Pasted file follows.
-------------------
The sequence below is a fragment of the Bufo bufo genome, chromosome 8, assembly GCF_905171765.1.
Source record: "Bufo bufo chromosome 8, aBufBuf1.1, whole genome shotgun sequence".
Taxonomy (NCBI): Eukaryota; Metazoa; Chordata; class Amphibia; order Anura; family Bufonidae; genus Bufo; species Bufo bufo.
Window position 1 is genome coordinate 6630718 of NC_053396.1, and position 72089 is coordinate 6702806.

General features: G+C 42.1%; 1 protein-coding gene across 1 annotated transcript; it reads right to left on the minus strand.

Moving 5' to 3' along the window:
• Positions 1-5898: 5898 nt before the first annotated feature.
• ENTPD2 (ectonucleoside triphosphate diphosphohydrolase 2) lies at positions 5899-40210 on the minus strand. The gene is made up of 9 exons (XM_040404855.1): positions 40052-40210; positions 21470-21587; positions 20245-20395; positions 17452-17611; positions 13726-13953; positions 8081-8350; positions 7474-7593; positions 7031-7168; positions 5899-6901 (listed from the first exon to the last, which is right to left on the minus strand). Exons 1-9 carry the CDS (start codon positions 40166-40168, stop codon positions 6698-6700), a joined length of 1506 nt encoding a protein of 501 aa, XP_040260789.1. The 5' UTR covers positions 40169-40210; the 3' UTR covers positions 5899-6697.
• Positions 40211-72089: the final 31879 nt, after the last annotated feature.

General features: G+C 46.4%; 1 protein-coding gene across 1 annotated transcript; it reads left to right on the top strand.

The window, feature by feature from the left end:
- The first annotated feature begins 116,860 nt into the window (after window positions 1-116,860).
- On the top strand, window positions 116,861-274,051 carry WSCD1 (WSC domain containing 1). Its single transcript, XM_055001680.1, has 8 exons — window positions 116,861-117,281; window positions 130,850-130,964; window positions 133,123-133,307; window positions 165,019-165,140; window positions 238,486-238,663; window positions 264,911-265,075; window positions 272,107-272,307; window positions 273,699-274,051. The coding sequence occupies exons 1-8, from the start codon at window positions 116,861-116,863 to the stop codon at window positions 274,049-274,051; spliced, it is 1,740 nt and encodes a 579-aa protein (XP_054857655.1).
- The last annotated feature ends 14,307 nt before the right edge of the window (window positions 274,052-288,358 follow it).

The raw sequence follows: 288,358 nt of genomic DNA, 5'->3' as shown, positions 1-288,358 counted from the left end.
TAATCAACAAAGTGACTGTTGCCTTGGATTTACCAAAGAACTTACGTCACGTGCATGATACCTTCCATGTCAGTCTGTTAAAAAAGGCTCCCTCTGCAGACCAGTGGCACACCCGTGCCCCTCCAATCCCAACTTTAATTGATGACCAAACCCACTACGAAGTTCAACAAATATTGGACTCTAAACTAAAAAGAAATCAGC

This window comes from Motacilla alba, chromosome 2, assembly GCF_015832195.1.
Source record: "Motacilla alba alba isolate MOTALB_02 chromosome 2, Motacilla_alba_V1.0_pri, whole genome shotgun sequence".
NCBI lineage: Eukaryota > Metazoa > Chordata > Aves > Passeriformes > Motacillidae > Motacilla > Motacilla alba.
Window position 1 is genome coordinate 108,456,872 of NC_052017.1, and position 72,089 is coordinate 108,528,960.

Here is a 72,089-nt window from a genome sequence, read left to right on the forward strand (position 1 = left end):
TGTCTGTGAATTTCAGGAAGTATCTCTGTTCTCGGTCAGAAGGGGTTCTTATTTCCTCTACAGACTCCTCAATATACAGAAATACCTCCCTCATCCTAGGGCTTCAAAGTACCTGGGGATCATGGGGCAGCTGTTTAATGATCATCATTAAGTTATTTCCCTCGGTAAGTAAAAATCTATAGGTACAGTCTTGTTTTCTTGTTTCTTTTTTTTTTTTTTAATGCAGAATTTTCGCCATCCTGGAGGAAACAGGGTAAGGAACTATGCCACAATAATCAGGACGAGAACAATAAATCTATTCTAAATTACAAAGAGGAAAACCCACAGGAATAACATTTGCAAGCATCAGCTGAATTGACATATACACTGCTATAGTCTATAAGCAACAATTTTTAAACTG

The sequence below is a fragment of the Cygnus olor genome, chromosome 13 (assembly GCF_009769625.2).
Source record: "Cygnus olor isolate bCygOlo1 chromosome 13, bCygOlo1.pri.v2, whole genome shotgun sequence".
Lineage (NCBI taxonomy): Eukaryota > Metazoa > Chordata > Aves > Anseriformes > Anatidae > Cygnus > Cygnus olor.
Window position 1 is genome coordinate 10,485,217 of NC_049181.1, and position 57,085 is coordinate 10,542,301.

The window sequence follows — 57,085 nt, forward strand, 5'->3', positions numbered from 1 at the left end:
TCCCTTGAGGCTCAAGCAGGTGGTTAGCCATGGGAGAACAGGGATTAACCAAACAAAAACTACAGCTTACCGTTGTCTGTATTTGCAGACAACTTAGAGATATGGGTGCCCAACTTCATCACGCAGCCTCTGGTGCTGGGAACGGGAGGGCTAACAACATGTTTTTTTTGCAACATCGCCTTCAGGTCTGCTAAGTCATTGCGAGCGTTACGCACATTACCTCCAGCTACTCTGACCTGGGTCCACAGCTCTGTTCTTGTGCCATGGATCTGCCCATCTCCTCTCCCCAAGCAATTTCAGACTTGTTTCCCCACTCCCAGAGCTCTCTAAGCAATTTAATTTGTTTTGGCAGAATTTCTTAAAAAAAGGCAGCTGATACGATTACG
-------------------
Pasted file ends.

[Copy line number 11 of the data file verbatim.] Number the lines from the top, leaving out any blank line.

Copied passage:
The window, feature by feature from the left end: